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Student Symposium goes online to larger audience

By Tiffany Moore
Transcript Correspondent
tpmoore@owu.edu

The coronavirus created many first’s for Ohio Wesleyan, but not all of them are bad.

OWU will still host its annual Student Symposium this year, but for the first time it will be online, opening it up indefinitely to a wider audience and giving students more room to show off their projects.

Typically, the symposium is a one-day event where students present their research projects live or on posters. But this year, they will get an opportunity to create a webpage that is scheduled to go live the week of May 4. OWU will train chosen applicants to create web pages using the university’s content management system.

The Student Symposium is used to showcase summer internships, theory-to-practice grants, senior capstones and other academic projects done by OWU students.

The website will be open to the public indefinitely, which is expected to boost the audience and offer an opportunity for prospective students to view student research projects, said Will Kopp, OWU’s chief communication officer.

“I think it will be something that OWU will be proud to show to prospective students and families,” Kopp said.

Students can create a webpage to show videos, photos, text and illustrations related to their research. Previously, about 40-to-50 applicants applied annually, including those applying for presentation or posters.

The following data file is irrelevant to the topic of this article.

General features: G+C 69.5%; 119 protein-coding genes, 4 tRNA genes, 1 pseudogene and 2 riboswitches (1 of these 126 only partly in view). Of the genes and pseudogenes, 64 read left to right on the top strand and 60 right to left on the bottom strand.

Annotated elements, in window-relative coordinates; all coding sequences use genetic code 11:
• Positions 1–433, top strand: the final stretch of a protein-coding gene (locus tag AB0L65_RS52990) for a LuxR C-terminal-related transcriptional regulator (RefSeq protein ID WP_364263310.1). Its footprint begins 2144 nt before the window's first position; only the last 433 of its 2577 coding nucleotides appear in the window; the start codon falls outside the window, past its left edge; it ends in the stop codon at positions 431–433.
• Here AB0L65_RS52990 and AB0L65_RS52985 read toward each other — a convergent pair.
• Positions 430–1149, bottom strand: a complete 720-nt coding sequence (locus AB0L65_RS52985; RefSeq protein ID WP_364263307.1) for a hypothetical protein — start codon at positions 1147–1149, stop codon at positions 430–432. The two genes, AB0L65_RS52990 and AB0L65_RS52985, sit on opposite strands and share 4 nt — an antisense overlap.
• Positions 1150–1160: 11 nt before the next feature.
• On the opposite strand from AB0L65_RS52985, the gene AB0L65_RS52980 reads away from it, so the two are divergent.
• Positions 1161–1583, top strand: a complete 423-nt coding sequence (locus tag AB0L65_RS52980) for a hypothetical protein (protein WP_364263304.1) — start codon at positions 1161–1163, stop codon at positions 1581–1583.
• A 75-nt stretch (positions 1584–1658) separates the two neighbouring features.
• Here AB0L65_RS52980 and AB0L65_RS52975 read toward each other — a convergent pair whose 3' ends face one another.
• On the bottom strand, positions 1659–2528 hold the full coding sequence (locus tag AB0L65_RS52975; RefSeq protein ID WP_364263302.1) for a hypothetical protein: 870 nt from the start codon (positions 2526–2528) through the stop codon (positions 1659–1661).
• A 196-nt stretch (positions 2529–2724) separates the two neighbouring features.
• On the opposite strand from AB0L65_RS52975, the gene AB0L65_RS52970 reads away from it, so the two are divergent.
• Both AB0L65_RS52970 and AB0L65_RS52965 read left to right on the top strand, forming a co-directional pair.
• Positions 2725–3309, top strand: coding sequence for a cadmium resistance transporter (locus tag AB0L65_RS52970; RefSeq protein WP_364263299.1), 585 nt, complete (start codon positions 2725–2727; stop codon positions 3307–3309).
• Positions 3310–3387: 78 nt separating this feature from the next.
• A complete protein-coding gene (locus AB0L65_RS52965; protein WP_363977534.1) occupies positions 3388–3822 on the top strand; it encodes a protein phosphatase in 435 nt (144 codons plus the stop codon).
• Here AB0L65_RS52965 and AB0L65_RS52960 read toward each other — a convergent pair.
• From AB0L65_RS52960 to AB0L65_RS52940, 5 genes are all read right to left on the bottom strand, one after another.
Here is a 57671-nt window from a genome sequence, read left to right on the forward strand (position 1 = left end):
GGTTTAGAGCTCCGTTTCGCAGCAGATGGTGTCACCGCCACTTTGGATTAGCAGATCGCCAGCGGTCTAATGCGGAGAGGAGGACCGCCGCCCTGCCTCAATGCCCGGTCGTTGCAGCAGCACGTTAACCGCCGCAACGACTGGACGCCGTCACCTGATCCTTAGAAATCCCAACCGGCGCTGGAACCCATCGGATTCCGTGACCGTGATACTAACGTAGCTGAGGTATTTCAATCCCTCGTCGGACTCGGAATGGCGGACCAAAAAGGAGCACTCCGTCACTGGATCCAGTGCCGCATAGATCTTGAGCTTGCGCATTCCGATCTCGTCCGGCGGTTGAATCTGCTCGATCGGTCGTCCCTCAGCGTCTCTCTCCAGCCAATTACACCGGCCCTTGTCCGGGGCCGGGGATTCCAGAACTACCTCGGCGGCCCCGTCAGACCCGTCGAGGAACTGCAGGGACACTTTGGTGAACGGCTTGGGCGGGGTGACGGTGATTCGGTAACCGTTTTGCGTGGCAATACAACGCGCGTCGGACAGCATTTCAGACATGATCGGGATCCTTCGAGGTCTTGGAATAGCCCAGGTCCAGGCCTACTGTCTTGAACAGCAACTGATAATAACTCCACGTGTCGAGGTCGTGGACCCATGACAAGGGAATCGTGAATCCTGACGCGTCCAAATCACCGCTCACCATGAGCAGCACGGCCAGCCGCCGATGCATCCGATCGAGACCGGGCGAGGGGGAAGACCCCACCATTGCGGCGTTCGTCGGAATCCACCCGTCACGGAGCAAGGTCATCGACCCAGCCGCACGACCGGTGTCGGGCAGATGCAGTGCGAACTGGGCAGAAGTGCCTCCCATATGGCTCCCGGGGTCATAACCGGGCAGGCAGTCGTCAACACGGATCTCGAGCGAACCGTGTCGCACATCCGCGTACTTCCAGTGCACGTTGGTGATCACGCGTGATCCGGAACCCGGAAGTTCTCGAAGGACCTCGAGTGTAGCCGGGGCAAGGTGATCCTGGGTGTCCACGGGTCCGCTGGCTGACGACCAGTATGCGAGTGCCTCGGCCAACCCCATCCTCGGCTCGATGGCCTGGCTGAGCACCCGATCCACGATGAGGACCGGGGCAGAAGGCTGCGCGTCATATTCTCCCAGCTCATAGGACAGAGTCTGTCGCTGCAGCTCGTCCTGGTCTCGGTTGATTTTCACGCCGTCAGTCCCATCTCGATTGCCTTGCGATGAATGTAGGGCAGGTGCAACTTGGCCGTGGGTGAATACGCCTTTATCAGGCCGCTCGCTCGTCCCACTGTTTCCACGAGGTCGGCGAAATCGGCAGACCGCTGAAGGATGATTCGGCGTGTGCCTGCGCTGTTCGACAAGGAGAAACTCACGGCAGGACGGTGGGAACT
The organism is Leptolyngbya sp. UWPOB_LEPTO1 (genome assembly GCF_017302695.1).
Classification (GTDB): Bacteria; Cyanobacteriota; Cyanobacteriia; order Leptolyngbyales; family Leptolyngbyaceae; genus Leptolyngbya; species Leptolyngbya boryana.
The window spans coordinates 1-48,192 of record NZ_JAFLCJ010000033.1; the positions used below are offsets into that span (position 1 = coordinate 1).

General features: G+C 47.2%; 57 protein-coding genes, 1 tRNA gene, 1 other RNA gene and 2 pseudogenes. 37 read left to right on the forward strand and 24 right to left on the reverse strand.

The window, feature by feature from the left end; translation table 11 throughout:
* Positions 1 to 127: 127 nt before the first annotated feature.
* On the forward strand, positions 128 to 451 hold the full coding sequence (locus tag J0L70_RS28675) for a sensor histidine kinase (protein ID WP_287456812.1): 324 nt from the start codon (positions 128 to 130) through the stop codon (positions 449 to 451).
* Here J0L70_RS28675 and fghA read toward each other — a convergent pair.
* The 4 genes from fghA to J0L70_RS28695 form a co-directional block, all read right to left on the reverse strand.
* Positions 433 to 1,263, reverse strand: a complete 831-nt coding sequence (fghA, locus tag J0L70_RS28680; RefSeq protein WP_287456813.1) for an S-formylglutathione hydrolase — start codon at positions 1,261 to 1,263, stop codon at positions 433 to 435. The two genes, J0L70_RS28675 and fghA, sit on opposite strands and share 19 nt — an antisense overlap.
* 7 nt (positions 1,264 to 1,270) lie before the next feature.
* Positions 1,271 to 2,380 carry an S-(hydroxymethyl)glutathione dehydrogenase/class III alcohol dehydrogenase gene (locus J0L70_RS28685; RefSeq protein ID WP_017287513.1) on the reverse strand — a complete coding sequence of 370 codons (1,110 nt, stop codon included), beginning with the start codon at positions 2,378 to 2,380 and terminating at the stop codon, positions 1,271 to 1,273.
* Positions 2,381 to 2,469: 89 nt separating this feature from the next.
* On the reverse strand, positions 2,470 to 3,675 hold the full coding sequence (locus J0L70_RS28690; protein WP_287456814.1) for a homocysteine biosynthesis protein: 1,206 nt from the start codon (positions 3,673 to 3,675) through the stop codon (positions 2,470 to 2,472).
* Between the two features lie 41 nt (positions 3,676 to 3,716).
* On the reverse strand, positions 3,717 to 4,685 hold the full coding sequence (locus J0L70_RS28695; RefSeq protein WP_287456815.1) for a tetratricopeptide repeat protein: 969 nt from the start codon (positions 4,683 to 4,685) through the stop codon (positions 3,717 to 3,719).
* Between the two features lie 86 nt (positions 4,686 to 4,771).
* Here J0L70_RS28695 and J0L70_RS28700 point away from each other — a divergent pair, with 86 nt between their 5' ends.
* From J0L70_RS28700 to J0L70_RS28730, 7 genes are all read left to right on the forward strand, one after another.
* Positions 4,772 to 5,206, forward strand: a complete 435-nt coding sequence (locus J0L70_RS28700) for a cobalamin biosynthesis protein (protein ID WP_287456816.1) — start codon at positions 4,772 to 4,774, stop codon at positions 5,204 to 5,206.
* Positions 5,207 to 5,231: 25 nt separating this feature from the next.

This year, 30 students applied, but that is a good number considering current circumstances and changes due to the virus, said Lisa ho, assistant director of international and off-campus programs.

“We feel very good about how many students were still willing to participate given the new format,” Ho said.

The research topics evenly cover academic disciplines such as humanities, social sciences and natural sciences. They are also well distributed between independent studies, class projects and grant-funded programs, Ho said.

Digital posters of research projects from previous years can still be accessed through the OWU library Digital Commons site, said Ellen Arnold, associate professor of history and manager of this year’s student symposium,

Arnold says she hopes students will feel proud of the work they have done while using the new online format.

“I hope that all the students involved will feel proud of the fact that such a wide audience will be able to see the results of their hard work,” Arnold said.

The symposium will be promoted to students, families and prospective students through email, social media and the OWU website.  The site will also be linked from major web pages to draw in a larger audience, Kopp said.

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